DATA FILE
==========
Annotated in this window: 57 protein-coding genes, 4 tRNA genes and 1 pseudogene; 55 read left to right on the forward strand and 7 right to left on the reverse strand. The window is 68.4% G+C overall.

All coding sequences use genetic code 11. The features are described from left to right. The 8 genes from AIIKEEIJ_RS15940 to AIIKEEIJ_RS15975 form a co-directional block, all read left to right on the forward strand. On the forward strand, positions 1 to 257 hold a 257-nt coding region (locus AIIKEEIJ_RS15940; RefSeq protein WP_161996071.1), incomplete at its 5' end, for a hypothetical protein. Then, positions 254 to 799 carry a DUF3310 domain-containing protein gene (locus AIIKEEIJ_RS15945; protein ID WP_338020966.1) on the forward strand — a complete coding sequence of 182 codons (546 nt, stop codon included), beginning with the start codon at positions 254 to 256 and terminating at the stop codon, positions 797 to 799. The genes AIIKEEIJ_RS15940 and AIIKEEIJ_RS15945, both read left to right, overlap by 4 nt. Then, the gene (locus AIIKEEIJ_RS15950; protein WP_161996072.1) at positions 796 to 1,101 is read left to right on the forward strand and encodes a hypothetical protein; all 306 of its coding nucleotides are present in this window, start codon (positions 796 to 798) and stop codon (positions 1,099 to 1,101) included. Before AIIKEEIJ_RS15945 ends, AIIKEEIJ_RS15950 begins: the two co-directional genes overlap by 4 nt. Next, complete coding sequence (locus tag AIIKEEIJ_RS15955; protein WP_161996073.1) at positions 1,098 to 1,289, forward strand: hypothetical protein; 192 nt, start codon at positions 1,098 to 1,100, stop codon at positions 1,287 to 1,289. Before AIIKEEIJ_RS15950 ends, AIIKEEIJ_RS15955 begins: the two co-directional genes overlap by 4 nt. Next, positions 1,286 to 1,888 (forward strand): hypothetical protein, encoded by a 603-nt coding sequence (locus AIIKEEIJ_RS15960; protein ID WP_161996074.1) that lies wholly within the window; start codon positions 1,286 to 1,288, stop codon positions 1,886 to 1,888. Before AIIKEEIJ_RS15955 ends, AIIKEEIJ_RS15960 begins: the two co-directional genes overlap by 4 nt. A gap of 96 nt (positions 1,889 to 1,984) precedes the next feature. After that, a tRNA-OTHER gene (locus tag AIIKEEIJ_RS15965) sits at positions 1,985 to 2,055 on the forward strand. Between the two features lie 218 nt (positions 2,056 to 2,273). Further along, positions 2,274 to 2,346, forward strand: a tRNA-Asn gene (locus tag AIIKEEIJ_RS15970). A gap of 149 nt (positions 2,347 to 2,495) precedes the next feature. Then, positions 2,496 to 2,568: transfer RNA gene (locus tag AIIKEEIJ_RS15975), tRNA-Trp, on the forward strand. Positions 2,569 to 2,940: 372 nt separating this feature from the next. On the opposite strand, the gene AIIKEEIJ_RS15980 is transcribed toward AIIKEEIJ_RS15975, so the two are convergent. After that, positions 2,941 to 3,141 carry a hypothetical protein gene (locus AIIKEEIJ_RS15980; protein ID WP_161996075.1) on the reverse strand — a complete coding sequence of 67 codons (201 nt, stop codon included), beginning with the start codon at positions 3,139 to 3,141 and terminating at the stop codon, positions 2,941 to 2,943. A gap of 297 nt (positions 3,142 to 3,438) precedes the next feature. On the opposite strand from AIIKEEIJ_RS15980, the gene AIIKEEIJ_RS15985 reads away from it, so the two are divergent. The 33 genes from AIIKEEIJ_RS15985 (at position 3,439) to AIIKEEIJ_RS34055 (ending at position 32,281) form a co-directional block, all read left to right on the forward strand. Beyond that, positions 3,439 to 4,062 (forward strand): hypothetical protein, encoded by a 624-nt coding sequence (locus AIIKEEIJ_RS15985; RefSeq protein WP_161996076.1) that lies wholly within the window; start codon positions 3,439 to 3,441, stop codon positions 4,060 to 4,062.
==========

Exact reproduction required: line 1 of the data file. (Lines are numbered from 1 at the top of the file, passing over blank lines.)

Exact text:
Annotated in this window: 57 protein-coding genes, 4 tRNA genes and 1 pseudogene; 55 read left to right on the forward strand and 7 right to left on the reverse strand. The window is 68.4% G+C overall.